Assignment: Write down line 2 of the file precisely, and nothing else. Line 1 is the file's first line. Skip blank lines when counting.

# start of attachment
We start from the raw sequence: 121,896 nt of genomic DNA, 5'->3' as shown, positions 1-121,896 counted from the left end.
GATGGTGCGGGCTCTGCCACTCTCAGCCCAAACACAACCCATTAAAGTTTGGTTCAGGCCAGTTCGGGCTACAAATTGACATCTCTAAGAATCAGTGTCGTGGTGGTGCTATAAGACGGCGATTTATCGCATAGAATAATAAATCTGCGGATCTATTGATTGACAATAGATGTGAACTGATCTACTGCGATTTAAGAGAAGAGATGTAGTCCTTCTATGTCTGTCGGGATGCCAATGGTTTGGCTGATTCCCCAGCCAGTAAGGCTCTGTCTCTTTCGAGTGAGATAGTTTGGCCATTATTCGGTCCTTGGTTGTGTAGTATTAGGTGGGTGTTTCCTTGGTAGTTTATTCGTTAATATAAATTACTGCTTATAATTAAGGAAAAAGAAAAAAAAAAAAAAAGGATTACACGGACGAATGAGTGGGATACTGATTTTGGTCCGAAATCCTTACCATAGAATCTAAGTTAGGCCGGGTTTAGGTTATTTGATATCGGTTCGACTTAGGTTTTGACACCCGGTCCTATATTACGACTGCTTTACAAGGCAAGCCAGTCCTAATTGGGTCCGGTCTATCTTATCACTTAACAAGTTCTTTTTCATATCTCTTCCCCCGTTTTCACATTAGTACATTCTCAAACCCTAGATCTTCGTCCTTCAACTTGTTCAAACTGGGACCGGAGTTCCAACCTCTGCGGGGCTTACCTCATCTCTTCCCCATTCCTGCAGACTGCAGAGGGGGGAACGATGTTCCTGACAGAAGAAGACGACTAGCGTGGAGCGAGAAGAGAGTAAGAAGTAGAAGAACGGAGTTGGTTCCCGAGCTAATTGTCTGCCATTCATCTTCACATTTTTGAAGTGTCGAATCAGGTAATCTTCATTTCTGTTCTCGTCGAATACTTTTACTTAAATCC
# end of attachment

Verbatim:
GATGGTGCGGGCTCTGCCACTCTCAGCCCAAACACAACCCATTAAAGTTTGGTTCAGGCCAGTTCGGGCTACAAATTGACATCTCTAAGAATCAGTGTCGTGGTGGTGCTATAAGACGGCGATTTATCGCATAGAATAATAAATCTGCGGATCTATTGATTGACAATAGATGTGAACTGATCTACTGCGATTTAAGAGAAGAGATGTAGTCCTTCTATGTCTGTCGGGATGCCAATGGTTTGGCTGATTCCCCAGCCAGTAAGGCTCTGTCTCTTTCGAGTGAGATAGTTTGGCCATTATTCGGTCCTTGGTTGTGTAGTATTAGGTGGGTGTTTCCTTGGTAGTTTATTCGTTAATATAAATTACTGCTTATAATTAAGGAAAAAGAAAAAAAAAAAAAAAGGATTACACGGACGAATGAGTGGGATACTGATTTTGGTCCGAAATCCTTACCATAGAATCTAAGTTAGGCCGGGTTTAGGTTATTTGATATCGGTTCGACTTAGGTTTTGACACCCGGTCCTATATTACGACTGCTTTACAAGGCAAGCCAGTCCTAATTGGGTCCGGTCTATCTTATCACTTAACAAGTTCTTTTTCATATCTCTTCCCCCGTTTTCACATTAGTACATTCTCAAACCCTAGATCTTCGTCCTTCAACTTGTTCAAACTGGGACCGGAGTTCCAACCTCTGCGGGGCTTACCTCATCTCTTCCCCATTCCTGCAGACTGCAGAGGGGGGAACGATGTTCCTGACAGAAGAAGACGACTAGCGTGGAGCGAGAAGAGAGTAAGAAGTAGAAGAACGGAGTTGGTTCCCGAGCTAATTGTCTGCCATTCATCTTCACATTTTTGAAGTGTCGAATCAGGTAATCTTCATTTCTGTTCTCGTCGAATACTTTTACTTAAATCC